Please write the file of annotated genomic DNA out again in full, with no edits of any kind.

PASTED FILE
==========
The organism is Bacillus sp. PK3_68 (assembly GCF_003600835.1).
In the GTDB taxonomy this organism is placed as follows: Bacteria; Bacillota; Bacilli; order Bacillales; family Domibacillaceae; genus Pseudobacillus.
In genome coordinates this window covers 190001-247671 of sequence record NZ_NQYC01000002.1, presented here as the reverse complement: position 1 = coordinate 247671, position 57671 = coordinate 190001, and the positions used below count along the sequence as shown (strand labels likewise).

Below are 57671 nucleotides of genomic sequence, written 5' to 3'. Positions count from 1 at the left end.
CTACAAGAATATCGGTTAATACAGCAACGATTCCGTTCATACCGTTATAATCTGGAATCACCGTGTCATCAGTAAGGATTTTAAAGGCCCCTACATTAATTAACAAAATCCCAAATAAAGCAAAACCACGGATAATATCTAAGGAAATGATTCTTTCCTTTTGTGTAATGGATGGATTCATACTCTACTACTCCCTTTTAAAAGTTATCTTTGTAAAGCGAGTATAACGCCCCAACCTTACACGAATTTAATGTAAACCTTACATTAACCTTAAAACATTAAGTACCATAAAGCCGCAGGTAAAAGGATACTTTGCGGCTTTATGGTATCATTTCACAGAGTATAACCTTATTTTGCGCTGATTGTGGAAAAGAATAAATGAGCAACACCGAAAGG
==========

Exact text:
The organism is Bacillus sp. PK3_68 (assembly GCF_003600835.1).
In the GTDB taxonomy this organism is placed as follows: Bacteria; Bacillota; Bacilli; order Bacillales; family Domibacillaceae; genus Pseudobacillus.
In genome coordinates this window covers 190001-247671 of sequence record NZ_NQYC01000002.1, presented here as the reverse complement: position 1 = coordinate 247671, position 57671 = coordinate 190001, and the positions used below count along the sequence as shown (strand labels likewise).

Below are 57671 nucleotides of genomic sequence, written 5' to 3'. Positions count from 1 at the left end.
CTACAAGAATATCGGTTAATACAGCAACGATTCCGTTCATACCGTTATAATCTGGAATCACCGTGTCATCAGTAAGGATTTTAAAGGCCCCTACATTAATTAACAAAATCCCAAATAAAGCAAAACCACGGATAATATCTAAGGAAATGATTCTTTCCTTTTGTGTAATGGATGGATTCATACTCTACTACTCCCTTTTAAAAGTTATCTTTGTAAAGCGAGTATAACGCCCCAACCTTACACGAATTTAATGTAAACCTTACATTAACCTTAAAACATTAAGTACCATAAAGCCGCAGGTAAAAGGATACTTTGCGGCTTTATGGTATCATTTCACAGAGTATAACCTTATTTTGCGCTGATTGTGGAAAAGAATAAATGAGCAACACCGAAAGG